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In this tutorial we are going to experiment with Dash and some basic tweaks in its rate adaptation policy. Dash (Dynamic Adaptive Streaming HTTP) is a protocol adopted by 3GPP and based on technologies such as Adobe HTTP Dynamic Streaming and Apple Live Streaming and Microsoft Smooth Streaming, for streaming video over HTTP. It is embraced by important content providers such as Apple, Microsoft, Netflix and other important players such as Adobe and Qualcomm.

The Idea

Dash running over HTTP, is a server-client system. A HTTP Server runs on the server side and provides the media content to the client upon request. The media (MPEG-4 or MPEG-2 video) is divided into several chunks based on both timing and bit-rate. A Media Presentation Description file in XML format serves as a map of the media, enabling the server to send the chunks requested based on the rate adaptation, affected by channel conditions, at a given time.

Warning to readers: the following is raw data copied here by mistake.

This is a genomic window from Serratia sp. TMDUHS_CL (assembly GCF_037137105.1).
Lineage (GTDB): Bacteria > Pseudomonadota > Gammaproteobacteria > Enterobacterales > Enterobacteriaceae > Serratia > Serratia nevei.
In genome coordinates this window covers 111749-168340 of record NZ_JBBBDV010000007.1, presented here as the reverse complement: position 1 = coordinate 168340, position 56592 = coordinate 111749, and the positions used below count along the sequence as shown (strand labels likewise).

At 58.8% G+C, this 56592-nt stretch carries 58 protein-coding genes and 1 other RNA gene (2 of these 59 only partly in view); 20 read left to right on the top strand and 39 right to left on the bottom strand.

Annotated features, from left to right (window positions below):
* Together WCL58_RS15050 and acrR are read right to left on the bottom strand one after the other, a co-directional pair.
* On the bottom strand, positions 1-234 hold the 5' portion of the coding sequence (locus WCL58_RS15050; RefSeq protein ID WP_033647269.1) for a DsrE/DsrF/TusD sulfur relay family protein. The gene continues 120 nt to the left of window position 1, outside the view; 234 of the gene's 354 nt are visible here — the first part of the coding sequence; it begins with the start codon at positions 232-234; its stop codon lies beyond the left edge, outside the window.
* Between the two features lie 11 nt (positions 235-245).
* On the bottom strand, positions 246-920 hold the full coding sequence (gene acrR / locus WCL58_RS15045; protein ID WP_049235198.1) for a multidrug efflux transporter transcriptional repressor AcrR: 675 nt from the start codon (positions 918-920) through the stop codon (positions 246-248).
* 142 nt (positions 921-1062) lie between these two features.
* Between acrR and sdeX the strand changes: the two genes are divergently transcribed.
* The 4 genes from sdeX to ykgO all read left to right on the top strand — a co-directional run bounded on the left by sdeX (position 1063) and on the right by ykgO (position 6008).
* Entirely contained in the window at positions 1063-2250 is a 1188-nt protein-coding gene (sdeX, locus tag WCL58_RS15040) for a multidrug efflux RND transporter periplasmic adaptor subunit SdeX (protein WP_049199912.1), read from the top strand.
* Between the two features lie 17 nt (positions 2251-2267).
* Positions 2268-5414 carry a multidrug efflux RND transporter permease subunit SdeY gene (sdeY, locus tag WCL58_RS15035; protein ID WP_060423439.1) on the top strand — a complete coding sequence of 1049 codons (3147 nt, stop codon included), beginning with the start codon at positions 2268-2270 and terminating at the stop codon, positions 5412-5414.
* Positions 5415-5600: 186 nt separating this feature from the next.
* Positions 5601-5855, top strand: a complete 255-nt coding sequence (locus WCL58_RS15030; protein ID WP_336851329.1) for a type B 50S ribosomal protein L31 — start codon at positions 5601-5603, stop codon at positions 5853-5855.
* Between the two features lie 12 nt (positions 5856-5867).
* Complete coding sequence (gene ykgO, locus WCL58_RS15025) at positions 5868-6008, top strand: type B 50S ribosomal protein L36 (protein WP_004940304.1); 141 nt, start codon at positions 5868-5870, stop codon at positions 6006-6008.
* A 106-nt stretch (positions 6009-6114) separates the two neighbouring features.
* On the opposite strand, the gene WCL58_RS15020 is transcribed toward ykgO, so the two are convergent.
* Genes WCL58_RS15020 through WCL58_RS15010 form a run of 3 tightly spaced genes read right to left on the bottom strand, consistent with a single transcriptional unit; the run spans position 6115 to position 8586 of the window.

• A media player client, such as VLC, connects to the server through the url of the MDP.
  • The server sends the the media chunks based on the implemented policies and using the mdp file.

The Scenario

We will run a series of experiments trying to evaluate 3 primitive dash rate adaptation policies.

  • Policy 1: When the buffer is less than 30% full, the bit-rate is becomes 0 ==> The client requests the video at the lowest available bit-rate.
  • Policy 2: No provision for the bit-rate.
  • Policy 3: When the buffer is less than 30% full, the bit-rate is halved.

These experiments will be conducted in a cellular environment using the WiMAX Base Station and nodes at Winlab.

  • A node loaded with the video chunks, the MDP file and an Apache HTPP server running will serve the media content.
  • Another node will run an OML-ized VLC client requesting the media. Also it will monitor the link quality.
  • After the end of the experiment the measurements collected will be archived in iRODS where the experimenter can plot and evaluate each adaptation policy used.

Further Reading